For years we’ve been reading wonderful things about the Hendersonville Symphony Orchestra, which lists over 90 musicians on its published roster. Based on what we heard at the opening concert of its 44th season, presented before a near-capacity audience in the concert hall of Blue Ridge Community College, everything said about it seems to be true. The orchestra has stable membership, stable leadership, stable management and strong community support. It is actively engaged in educational pursuits and outreach. All this would be remarkable under any circumstances but that there are other orchestras within easy reach makes the achievements of the HSO all the more remarkable.

The program was a salute to the great Viennese concerts known throughout the world that are given annually on New Year’s Day. On this occasion, the new year is of course the new season, and that extends beyond the orchestra to the schools, the resumption of our Western mountains’ most lovely time of the year, and so much more (perhaps including the start of the federal fiscal year at the end of the month…). “A Blue Danube Evening” was a gala in many respects, with music handsomely delivered plus dancers, enough floral arrangements to outfit most of the community’s churches, Sacher torte slices for sale in the lobby (to benefit the several HS youth orchestras), suitable projections on the walls to the side of the platform, and a savvy, seasoned narrator to tie it all together. Festive it was. No kidding.

The dancers – Nancy Hayes and Robert Wootton and Ted and Kimberly Ross – added color and elegant movement and used all the aisles but would have been better served and savored if they had been able to use the lip of the stage. (Pre-concert dance lessons were an added touch but despite encouragements none of the “students” displayed new skills at the concert.)

Narrator Ron Whittemore provided occasionally silly but invariable relevant commentary, sometimes abetted by the conductor. Maestro Thomas W. Joiner, based at Furman, is in his 18th season in Hendersonville, where, we were told by patrons and musicians, too, his programming and leadership are highly valued.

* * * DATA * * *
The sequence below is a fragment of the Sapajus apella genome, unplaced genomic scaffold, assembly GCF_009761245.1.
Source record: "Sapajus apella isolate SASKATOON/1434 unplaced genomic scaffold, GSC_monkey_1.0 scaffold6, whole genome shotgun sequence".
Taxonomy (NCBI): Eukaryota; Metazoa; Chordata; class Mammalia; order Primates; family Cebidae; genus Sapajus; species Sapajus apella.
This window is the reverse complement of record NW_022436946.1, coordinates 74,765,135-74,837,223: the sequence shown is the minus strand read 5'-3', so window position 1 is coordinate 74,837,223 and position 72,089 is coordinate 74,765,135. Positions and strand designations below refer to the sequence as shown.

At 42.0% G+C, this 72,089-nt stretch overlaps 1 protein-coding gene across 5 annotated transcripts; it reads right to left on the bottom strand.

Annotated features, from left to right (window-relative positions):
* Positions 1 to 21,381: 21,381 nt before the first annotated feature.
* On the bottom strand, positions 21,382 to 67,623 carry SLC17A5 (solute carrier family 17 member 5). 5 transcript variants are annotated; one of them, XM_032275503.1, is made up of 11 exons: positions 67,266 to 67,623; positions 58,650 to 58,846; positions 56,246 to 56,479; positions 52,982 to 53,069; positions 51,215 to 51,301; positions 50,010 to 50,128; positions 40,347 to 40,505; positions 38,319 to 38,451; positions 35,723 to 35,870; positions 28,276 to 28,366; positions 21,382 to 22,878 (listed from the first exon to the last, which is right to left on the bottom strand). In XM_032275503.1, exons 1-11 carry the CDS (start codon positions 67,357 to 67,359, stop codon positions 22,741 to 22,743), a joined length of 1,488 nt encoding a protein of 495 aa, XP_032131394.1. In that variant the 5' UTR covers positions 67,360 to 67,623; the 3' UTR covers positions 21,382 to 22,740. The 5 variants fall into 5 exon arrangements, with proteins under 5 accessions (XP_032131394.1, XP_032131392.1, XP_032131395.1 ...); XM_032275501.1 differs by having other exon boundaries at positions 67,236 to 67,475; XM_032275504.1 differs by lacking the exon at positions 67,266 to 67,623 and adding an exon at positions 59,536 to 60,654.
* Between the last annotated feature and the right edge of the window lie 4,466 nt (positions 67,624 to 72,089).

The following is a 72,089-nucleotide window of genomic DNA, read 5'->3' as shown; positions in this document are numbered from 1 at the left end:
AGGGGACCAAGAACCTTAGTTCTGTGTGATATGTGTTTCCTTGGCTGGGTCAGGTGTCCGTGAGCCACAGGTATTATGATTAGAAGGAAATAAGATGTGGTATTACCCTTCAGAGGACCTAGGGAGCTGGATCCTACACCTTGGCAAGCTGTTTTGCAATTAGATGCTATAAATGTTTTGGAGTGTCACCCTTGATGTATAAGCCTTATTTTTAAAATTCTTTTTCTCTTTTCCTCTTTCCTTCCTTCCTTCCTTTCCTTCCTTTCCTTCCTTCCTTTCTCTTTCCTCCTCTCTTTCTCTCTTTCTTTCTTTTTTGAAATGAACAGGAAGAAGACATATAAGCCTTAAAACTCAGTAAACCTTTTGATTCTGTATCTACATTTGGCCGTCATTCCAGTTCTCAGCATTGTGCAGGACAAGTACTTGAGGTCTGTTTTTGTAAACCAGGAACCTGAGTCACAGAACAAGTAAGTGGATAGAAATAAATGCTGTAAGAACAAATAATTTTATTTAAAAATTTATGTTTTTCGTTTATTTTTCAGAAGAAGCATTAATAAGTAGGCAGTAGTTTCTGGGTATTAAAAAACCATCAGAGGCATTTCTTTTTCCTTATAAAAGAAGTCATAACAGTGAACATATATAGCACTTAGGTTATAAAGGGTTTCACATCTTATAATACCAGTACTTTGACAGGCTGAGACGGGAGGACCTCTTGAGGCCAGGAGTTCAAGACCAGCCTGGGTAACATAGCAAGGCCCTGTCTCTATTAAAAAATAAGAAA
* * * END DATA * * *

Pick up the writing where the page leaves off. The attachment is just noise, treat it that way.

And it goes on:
It didn’t take long to figure out why he is so enthusiastically appreciated.

The program included many of the usual suspects for this sort of thing – music by members of the Strauss family, of course, and by Hellmesberger (the “Danse diabolique,” which served as a rousing opener), Nicolai (whose Merry Wives of Windsor Overture was among the evening’s high points, in terms of beauty of execution), Suppé (whose Light Cavalry Overture opened part two), and Kreisler, for two of whose musical bon-bons the conductor took up his violin for solos played in the manner of JSII himself, accompanied by a chamber orchestra. The rest of the evening was all Strauss, encompassing some of the very best works, beloved of all fans of this genre – “Tales from the Vienna Woods,” the “Tritsch-Tratsch” Polka, “Voices of Spring*,” the “Donner und Blitz” Polka, an excerpt from Die Fledermaus, and the “Blue Danube” Waltz, all by JSII, and all capped by his father’s “Radetsky” March. What’s not to like?

At the outset, in the Hellmesberger, the brasses seemed a bit unruly, perhaps a result of misjudging the effect of the relatively low cloud over the relatively shallow platform; during the rest of the evening, balance, blend, attacks, releases, phrasing, and overall ensemble were all uniformly excellent. Joiner has a fine sense of how these things are meant to go; the two podium quirks seemed to be the pacings of the two polkas schnell (quick polkas), the first of which was probably quick enough for the dancers (and which was speeded up when they finished their contributions), but neither of which was as brisk as one usually hears them. But beauties abounded, in expressive playing and depth of radiant sound one might never have anticipated but for all those earlier reports of the HSO’s excellence. It was, in sum, a splendid and generous evening, highly enjoyable, that the audience heard attentively and rewarded enthusiastically. Things are definitely off to a good start in this part of the State of the Arts.

The HSO’s next concert will be presented on October 10. For details, see our calendar.

*A medical emergency, discreetly handled, occurred during this waltz. We hope the patron enjoys a complete recovery.

Note: Readers who have not seen the genuine article from Vienna may enjoy this complete concert from 1992, conducted by the great Carlos Kleiber.